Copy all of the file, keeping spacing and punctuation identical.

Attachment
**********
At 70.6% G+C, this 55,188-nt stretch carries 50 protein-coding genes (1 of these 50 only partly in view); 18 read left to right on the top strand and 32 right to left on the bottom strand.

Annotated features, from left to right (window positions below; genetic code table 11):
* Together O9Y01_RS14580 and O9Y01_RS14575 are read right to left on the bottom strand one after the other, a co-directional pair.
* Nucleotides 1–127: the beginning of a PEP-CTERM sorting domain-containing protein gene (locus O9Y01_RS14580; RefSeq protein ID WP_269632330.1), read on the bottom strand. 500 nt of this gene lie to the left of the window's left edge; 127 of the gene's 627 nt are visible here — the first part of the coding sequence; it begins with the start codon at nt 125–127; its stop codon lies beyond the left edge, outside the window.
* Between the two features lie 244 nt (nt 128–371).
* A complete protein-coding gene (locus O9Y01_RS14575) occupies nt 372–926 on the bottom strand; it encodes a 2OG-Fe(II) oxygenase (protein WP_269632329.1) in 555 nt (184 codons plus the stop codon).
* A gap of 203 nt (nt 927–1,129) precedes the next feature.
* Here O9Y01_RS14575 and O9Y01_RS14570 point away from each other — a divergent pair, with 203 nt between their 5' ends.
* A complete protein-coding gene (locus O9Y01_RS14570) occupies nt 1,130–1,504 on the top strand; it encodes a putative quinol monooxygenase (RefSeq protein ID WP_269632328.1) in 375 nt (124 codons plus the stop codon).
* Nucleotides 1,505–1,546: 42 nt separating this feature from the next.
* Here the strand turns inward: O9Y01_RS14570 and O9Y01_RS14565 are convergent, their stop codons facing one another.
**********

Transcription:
At 70.6% G+C, this 55,188-nt stretch carries 50 protein-coding genes (1 of these 50 only partly in view); 18 read left to right on the top strand and 32 right to left on the bottom strand.

Annotated features, from left to right (window positions below; genetic code table 11):
* Together O9Y01_RS14580 and O9Y01_RS14575 are read right to left on the bottom strand one after the other, a co-directional pair.
* Nucleotides 1–127: the beginning of a PEP-CTERM sorting domain-containing protein gene (locus O9Y01_RS14580; RefSeq protein ID WP_269632330.1), read on the bottom strand. 500 nt of this gene lie to the left of the window's left edge; 127 of the gene's 627 nt are visible here — the first part of the coding sequence; it begins with the start codon at nt 125–127; its stop codon lies beyond the left edge, outside the window.
* Between the two features lie 244 nt (nt 128–371).
* A complete protein-coding gene (locus O9Y01_RS14575) occupies nt 372–926 on the bottom strand; it encodes a 2OG-Fe(II) oxygenase (protein WP_269632329.1) in 555 nt (184 codons plus the stop codon).
* A gap of 203 nt (nt 927–1,129) precedes the next feature.
* Here O9Y01_RS14575 and O9Y01_RS14570 point away from each other — a divergent pair, with 203 nt between their 5' ends.
* A complete protein-coding gene (locus O9Y01_RS14570) occupies nt 1,130–1,504 on the top strand; it encodes a putative quinol monooxygenase (RefSeq protein ID WP_269632328.1) in 375 nt (124 codons plus the stop codon).
* Nucleotides 1,505–1,546: 42 nt separating this feature from the next.
* Here the strand turns inward: O9Y01_RS14570 and O9Y01_RS14565 are convergent, their stop codons facing one another.